NGC 6302 is known as the Bug Nebula or the Butterfly Nebula. Both names show, that we usually choose names based on our familiar images. NGC 6302 is a planetary nebula located in the constellation Scorpius. Its central star is one of the hottest white dwarfs ever identified in the center of a planetary nebula: over 250,000 ºC. This hints to a very massive parent star (probably above 3 solar masses and as high as 5-6 solar masses), before shedding a significant part of its mass as a planetary. Currently, it is believed to have a remaining mass of about 0.64 solar masses and a luminosity of 4,000 times brighter than our Sun. As a normal white dwarf, it is not anymore producing its own energy and is cooling down, fading about 1% per year.
A cropped version, 6.7×4.9 arcmin, of the above image
The nebula’s catalogued size is 1.4×0.4 arcmin, but this only refers to its brighter parts. The current images (and this one is no exception) show fainter regions of the nebula up to 4.8×1.4 arcmin. This nebula has a central disk (torus, not apparent at visible wavelengths) of dust that obscures the central star from sight. This star has only recently (2009) been captured photographically with the Hubble Telescope at a wavelength of 673 nm. The central torus is located nearly edge-on related to our line of sight and its composition is quite complex, with crystalline silicates, carbonates, water ice and quartz.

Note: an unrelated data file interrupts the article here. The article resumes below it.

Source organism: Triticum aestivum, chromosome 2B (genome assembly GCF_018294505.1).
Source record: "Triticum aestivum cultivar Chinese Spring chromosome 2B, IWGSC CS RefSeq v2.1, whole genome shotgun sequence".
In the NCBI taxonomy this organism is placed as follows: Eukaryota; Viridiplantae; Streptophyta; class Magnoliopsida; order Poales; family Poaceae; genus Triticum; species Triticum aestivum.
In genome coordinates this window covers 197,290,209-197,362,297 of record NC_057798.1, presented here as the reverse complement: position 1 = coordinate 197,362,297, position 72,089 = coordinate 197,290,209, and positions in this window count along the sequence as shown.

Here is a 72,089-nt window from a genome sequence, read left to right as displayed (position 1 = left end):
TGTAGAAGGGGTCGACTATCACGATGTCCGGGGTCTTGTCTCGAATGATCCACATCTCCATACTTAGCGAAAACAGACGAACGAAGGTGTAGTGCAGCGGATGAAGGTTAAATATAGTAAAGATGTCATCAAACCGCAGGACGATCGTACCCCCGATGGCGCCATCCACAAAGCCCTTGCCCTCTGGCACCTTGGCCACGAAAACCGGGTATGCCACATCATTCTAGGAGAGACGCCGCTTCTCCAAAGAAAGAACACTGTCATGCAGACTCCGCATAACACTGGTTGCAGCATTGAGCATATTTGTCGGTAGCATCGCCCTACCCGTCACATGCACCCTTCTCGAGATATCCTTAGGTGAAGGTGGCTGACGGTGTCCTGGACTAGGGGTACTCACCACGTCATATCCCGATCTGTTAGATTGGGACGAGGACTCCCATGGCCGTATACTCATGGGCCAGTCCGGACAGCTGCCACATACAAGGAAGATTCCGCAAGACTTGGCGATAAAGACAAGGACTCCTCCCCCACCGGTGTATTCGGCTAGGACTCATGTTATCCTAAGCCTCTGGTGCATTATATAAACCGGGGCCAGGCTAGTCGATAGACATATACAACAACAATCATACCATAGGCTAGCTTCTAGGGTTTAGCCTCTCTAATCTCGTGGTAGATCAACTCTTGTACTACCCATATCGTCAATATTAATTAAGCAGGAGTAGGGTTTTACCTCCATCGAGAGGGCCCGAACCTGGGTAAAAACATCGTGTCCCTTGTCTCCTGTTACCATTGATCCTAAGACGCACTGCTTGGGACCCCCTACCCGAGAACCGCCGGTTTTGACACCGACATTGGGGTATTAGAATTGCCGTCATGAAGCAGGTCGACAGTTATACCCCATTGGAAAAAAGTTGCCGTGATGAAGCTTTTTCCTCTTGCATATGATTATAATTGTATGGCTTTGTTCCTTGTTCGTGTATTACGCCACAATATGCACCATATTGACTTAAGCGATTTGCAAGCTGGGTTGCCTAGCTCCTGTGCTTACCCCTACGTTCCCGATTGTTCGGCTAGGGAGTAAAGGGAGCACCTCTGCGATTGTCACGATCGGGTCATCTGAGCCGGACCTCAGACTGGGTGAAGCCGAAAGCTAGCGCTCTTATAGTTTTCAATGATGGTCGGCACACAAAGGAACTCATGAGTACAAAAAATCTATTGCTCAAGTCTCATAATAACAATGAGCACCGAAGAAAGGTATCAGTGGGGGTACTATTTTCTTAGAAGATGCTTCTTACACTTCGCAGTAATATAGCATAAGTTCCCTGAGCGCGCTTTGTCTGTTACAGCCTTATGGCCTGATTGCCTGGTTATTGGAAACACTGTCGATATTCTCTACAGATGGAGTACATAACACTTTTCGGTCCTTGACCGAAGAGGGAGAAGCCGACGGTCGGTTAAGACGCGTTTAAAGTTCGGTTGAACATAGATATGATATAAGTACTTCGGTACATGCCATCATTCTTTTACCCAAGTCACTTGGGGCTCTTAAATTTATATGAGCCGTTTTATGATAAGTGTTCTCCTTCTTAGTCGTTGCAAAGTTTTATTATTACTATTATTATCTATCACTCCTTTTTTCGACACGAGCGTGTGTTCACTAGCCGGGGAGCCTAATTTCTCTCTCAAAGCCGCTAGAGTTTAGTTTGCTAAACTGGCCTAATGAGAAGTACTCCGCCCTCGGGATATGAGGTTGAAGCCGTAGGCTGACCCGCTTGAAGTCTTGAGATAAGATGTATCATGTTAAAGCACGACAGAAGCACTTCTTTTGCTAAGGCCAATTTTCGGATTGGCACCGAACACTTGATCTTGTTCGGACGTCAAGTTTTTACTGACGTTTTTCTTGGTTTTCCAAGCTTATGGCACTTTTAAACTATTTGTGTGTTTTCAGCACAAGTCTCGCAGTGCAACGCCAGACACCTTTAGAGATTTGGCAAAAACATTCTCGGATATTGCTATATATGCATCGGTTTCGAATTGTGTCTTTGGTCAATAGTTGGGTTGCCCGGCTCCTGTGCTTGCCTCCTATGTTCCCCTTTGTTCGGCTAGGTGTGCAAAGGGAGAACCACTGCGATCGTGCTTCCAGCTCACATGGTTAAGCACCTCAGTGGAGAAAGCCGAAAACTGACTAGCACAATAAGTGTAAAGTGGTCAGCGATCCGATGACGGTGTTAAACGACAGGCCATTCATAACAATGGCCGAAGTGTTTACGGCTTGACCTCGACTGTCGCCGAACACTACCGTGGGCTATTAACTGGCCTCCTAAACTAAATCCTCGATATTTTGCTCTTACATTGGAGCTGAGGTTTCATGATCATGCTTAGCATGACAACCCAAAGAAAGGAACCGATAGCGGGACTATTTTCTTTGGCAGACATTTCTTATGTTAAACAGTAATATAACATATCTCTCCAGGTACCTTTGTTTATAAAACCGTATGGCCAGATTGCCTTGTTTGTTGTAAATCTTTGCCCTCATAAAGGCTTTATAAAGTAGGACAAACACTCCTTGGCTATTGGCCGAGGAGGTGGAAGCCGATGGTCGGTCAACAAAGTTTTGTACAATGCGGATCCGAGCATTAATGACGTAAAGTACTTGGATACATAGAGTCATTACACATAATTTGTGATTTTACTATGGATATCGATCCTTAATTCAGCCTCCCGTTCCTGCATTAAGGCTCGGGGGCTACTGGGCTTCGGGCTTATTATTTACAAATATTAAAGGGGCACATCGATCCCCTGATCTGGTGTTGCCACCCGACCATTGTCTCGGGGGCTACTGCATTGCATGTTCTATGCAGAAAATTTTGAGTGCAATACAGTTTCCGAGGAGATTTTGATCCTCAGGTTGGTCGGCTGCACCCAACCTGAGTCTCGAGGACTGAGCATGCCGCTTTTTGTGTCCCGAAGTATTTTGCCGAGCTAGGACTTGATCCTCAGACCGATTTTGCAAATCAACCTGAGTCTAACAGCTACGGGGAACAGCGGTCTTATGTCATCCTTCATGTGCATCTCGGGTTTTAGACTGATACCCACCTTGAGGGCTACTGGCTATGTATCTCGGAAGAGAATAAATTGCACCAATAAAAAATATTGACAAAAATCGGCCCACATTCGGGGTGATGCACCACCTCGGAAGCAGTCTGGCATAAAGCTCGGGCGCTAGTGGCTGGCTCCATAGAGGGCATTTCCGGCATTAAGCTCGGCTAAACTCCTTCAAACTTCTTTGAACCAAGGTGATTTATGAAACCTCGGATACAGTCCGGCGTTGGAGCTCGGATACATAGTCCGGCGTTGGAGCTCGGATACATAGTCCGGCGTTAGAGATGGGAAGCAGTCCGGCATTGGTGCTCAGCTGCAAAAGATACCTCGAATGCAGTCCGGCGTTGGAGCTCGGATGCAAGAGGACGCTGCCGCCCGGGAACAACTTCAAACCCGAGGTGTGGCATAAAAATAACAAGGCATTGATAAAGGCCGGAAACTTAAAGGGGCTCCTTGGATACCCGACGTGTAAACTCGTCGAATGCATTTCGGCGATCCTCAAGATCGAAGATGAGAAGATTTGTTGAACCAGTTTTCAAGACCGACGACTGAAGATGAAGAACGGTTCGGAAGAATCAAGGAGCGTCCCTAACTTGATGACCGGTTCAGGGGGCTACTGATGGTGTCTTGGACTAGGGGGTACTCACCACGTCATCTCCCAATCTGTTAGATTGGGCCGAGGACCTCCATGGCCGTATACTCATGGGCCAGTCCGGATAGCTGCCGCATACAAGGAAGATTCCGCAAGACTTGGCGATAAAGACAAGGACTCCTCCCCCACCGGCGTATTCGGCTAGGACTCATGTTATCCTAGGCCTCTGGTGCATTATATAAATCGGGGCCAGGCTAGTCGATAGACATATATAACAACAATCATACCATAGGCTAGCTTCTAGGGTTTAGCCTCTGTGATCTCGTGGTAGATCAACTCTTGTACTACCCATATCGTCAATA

This image has been taken in narrowband (Ha and OIII) and has been mapped to natural color.
Name(s): NGC 6302. Bug Nebula. Butterfly Nebula
Type: Planetary Nebula
RA: 17h 13m 43s
Dec: -37º 05’ 59”
Size (arcmin): 4.8×1.4
Distance: 3,500 ly
Date: 2018-04-23 to 27
Location: iTelescope.net, SSO near Coonabarabran, NSW Australia
Size (arcmin): 28×19
Telescope: Planewave CDK 20” f/6.8
Camera: SBIG STX16803 (4096x4096pix)
Guiding: Astrodon MonsterMOAG off-axis guider
Total exposure: 4h 40m (Ha: 131 min; OIII: 136 min; RGB: 13.5 min)
Processing: CCDStack, Photoshop CC 2018